What is Yoga


The word yoga means "union" in Sanskrit, the language of ancient India where yoga originated. We can think of the union occurring between the mind, body and spirit. At the same time, this means the union of one’s inner self with the entire Universe.


What is commonly referred to as "yoga" can be more accurately described by the Sanskrit word ‘asana’, which refers to the practice of physical postures or poses.


Asana, according to Patanjali, is only one of the eight stages of yoga, the majority of which are more concerned with mental and spiritual well being than physical activity. In the West, however, the words asana and yoga are often confused.  Likewise, there is confusion in the West regarding Hatha Yoga.  Hatha Yoga means yoga of the Sun (Ha) and the Moon (Tha), that is, Hatha Yoga balances the left and the right sides of the inner energy system (or the left and right sympathetic nervous system according to the modern scientific understanding). So, in fact, it has nothing to do with stretching of physical exercise as many think in the West. 


“Without the practice of yoga, How could knowledge Set the atman (soul) free?” asks the Yogatatva Upanishad. Yoga: union with the ultimate. Carl G. Jung the eminent Swiss psychologist, described yoga as 'one of the greatest things the human mind has ever created.'  Yoga sutra consists of two words only: yogash chitta-critti-nirodah, which may be translated: “Yoga is the cessation of agitation of the consciousness.”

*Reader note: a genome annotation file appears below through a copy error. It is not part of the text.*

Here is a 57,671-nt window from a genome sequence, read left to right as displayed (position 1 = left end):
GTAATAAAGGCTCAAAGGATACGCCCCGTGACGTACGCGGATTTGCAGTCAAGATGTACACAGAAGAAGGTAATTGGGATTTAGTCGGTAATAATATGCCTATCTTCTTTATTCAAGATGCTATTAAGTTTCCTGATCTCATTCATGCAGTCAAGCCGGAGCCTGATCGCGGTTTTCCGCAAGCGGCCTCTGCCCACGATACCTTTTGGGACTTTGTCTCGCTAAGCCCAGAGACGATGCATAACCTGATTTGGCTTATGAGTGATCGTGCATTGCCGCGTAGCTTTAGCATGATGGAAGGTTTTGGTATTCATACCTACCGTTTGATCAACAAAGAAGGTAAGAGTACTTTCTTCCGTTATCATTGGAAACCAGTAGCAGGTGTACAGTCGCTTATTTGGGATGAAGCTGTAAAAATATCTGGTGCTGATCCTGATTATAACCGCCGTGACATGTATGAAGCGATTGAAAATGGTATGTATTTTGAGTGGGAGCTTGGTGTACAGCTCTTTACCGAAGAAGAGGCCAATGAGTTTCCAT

According to Patanjali, there are eight stages of Hatha Yoga, the most important one is Ishwara Prahnidhana, means the establishment of one’s true inner Self. In that state one is completely integrated within and without and lives in a state of permanent bliss and joy, which is the ultimate aim of yoga. This state is achieved through awakening of the inner spiritual energy called Kundalini, which was traditionally done by the Teacher (Guru) to a disciple after many years of intense and severe practices. Thus very few could achieve this awakening called as Self-Realization.


However, in the modern time, Shri Mataji Nirmala Devi – an Indian Guru found a new easy method of Kundalini awakening, which she called Sahaja Yoga. In this Portal, you will be able to learn about Sahaja Yoga in general, to attend a Sahaja Yoga online program and to learn about the benefits of Sahaja Yoga in various fields of life.



Patanjali was an Indian sage and yogi who lived supposedly around 200 B.C., although there are some indications that he lived much earlier – as far as 14000 years back. He systemized the practice of yoga in his treatise called Yoga Sutra. According to Yoga Sutra of Patanjali, there are 8 stages of yoga:


1. Yama: Five ethical guidelines regarding moral behavior towards others:


Ahimsa: Nonviolence
Satya: Truthfulness
Asteya: Nonstealing
Brahmacharya: Nonlust
Aparigraha: Noncovetesness


2. Niyama: Five ethical guidelines regarding moral behavior towards oneself:


Saucha: Cleanliness
Santosa: Contentment
Tapas: Sustained Practice
Svadhyaya: Self Study
Isvara pranidhana: Surrender to God


3. Asana: Practice of yoga postures.


4. Pranayama: Practice of breathing exercises.


5. Pratyahara: Withdrawal of the senses, meaning that the exterior world is not a distraction from the interior world within oneself.


6. Dharana: Concentration, meaning the ability to focus on something uninterrupted by external or internal distractions.


7. Dhyana: Meditation. Building upon Dharana, the concentration is no longer focused on a single thing but is all encompassing.


8. Samadhi: Bliss. Building upon Dhyana, the transcendence of the self through meditation. The merging of the self with the universe. Sometimes translated as enlightenment.